The Pros and Cons of Writing in First Person

When it comes to selecting a point of view for your novel, there isn’t a right or wrong choice. Each perspective has its advantages, so it’s best to consider what will serve your story most effectively.

If you want to create a deeper sense of intimacy with your protagonist, then first person may be the perspective for you. Writing from an "I" point of view allows the reader to experience the world through the eyes of your character, as though they’re following the tale of a close friend.

Here are some of the reasons for and against using a first person point of view to tell your story.

The benefits of first person

1. It may feel easier to write your story. It’s natural to envision yourself in the position of the protagonist, so you may find the words flow more easily when you’re embodying the character in first person.

2. It allows you to demonstrate a unique voice. If your protagonist is particularly angsty, uses slang, worries frequently, or has some other distinct quality in expression or thought, first person will showcase their personality. This stirs up empathy from the reader, which is why it’s often used in the Young Adult genre.

3. The transition from an event to thoughts and reactions is seamless. There are no barriers between external and internal experiences in a first person novel, so you can take creative liberty to move between action and stream of consciousness.

4. You can set up an unreliable narrator. Since the reader has no choice but to experience the story through the lens of this character, you can play with the reliability and state of mind of the narration.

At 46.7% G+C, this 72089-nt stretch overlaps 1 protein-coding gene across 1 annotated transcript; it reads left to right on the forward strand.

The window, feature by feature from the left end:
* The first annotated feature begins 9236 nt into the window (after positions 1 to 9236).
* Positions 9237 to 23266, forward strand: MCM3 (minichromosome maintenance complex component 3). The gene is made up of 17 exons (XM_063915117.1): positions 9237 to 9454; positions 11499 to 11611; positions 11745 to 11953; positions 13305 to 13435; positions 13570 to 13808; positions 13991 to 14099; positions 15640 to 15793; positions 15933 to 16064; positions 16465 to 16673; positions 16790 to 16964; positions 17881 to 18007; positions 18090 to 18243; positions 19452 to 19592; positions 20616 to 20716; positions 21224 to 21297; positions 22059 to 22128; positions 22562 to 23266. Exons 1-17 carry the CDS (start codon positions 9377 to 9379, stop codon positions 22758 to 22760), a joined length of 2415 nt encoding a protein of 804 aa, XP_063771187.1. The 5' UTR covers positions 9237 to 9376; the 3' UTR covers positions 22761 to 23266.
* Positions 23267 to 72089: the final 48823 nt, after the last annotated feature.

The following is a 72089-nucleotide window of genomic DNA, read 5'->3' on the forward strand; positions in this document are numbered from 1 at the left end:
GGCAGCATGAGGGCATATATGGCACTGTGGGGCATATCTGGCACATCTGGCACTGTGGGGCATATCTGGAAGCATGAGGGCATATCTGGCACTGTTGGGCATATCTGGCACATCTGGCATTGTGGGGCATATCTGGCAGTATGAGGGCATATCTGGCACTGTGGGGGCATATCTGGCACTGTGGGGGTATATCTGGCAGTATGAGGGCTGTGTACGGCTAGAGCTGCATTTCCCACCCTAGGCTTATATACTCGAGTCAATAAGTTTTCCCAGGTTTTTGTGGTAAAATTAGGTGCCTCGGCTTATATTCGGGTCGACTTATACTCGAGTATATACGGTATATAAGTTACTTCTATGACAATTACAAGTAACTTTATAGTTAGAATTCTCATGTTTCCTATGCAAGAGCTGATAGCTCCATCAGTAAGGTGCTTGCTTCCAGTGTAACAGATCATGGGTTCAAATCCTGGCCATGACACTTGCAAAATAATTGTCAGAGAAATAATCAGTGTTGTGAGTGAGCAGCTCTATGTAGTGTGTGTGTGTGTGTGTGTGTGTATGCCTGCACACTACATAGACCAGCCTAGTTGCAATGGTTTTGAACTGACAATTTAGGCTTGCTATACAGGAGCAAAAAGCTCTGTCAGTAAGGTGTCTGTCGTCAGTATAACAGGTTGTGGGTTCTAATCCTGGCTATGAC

5. It creates more opportunities for plot twists. The reader will only know as much as the protagonist at any given time, making it easy to conceal and reveal shocking information as you see fit.

First person obstacles

1. Be careful not to switch between first person past and first person present. Both tenses are great options in their own right, but you’ll need to decide which route you’re going before you begin. Present tense makes the action more immediate, while writing in past tense may feel more organic as it’s how we tend to tell stories verbally. Make sure to pick a tense when you start writing from a first person perspective and stick with it throughout your novel.

2. It can be harder to “show, not tell.” If you choose a first person point of view, you’ll need to proceed with caution when it comes to describing movement and environment in an original way. If unchecked, the story may begin to sound like a list of actions performed by your protagonist, akin to retelling the events of one’s day in a diary.

3. You may find difficulty if switching between multiple characters’ viewpoints. Even if you label a chapter as belonging to a new character, the voice needs to be distinct enough that the reader is aware of whose perspective they’re experiencing throughout the chapter. If the reader puts down the book mid-chapter, they should be able to tell from the voice who they’re with when they resume.

4. You may feel limited when describing settings. Since you’re restricted by your character’s insight, you can’t give the reader a bird’s eye view of a scene or explain the history of the setting unless the character has this information or is able to perceive it.

While first person has some possible downsides, it’s beloved by many for the connection it creates between the reader and protagonist. If you’re still unsure which point of view to choose, refresh your memory on the perspectives used in your favorite books, or try writing a scene in first person to test how it feels. You can make any point of view work for your story if there’s one you favor, so opt for the perspective that calls to you and know you can always change your mind if need be.

  • Posted by Julia McAlpine
  • July 28, 2020 1:45 PM PDT
While first person has some possible downsides, it’s beloved by many for the connection it creates between the reader and protagonist.




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